New contractor to finish Harford school building Board to review bidding process HARFORD COUNTY

September 15, 1993|By Sherrie Ruhl | Sherrie Ruhl,Staff Writer

The gates are locked, construction has stopped and a new contractor is being brought in to complete Church Creek Elementary School in Belcamp, whose scheduled Aug. 30 opening already has been pushed back a year.

Victimized by a contractor that has declared bankruptcy, Church Creek is the second new Harford County school to have its opening delayed this year. Fallston Middle, at Route 152 and Carrs Mill Road, opened two weeks late because of what the school system said were problems with its contractor, Triangle General Contractors Inc.

School board Vice President Ron Eaton said he could not comment on construction problems at either school because of potential litigation.

The board has set a meeting for Monday night to discuss strengthening its bidding process to eliminate contractor problems, board member Keith Williams said yesterday.

At a Monday night board meeting dominated by discussions of school construction woes, board member George Lisby called for a complete overhaul of the school system's bidding process. In addition to the two schools behind schedule, he said he was concerned that estimates to renovate Havre de Grace Elementary were off by more than $1 million.

The former contractor for the Church Creek project, Peter J. Scarpulla Contractors Inc., has filed for bankruptcy and a bonding company has taken over the site, said Harford County Councilman Philip J. Barker, D-District F. Calls to Scarpulla were not returned.

H. A. Harris Co., which built Ring Factory Elementary in Bel Air, will take over construction of Church Creek in about two weeks, Mr. Barker said. Harris is also building Country Walk Elementary, east of Route 24 in Bel Air, which is expected to open in fall 1994.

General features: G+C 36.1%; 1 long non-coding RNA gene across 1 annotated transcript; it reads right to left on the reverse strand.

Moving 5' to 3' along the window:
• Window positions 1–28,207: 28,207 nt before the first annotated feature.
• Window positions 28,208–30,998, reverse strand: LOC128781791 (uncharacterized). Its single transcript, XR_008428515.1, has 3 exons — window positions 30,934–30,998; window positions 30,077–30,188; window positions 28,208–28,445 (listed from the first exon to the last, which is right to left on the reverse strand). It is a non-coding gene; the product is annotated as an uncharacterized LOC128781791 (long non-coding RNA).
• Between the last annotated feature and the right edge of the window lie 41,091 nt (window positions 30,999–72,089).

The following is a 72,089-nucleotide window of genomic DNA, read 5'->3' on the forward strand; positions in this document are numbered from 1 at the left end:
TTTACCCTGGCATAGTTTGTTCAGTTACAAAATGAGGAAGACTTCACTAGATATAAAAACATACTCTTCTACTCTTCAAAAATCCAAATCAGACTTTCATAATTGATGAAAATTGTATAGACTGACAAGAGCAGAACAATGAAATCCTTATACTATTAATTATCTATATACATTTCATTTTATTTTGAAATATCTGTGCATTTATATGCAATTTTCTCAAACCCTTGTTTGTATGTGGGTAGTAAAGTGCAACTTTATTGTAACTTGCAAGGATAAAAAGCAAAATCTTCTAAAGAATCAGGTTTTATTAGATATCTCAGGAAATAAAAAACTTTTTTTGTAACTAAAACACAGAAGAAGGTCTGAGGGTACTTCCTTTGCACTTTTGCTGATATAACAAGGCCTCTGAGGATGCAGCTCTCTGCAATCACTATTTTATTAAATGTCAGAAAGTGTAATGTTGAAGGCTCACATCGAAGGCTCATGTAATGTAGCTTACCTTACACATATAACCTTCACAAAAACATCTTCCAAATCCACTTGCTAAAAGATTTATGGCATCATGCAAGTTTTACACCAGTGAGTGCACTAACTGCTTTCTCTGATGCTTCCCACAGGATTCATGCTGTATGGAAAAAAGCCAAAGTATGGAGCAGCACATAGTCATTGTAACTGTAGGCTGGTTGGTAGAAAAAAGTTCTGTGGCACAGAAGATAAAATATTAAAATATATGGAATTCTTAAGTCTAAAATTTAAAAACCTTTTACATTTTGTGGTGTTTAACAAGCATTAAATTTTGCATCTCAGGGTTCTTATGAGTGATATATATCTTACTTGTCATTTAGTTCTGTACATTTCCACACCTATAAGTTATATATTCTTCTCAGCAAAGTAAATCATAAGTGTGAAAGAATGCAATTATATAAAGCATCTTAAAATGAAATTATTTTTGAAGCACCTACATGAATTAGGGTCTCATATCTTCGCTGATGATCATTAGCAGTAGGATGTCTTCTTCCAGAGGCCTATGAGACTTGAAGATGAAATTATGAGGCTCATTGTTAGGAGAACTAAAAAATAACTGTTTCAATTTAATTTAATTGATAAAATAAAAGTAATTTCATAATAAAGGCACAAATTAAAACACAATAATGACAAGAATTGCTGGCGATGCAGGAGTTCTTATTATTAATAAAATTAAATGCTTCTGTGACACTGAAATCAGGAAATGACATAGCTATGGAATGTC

Church Creek Elementary, a 600-student school at Riverside Parkway and Church Creek Road, was to open Aug. 30. The school system announced in April that the school would not open until 1994, largely because of disputes with Scarpulla.

Mr. Barker said the school system assured him Church Creek Elementary, which is being built for about $6 million, would open in time for the start of classes next year.

Pat Benedict, who lives in Riverside and will be Church Creek's first PTA president, said gates at Church Creek were padlocked Friday.

"There seems to be this cloud hanging over Church Creek Elementary," Mrs. Benedict said.

Groundbreaking on the school was delayed about five months in 1992 because of soil tests for toluene, an industrial solvent. The site was given a clean bill of health after the tests were completed.

NB Rain last fall and heavy spring snowstorms further delayed con

struction, school officials said.

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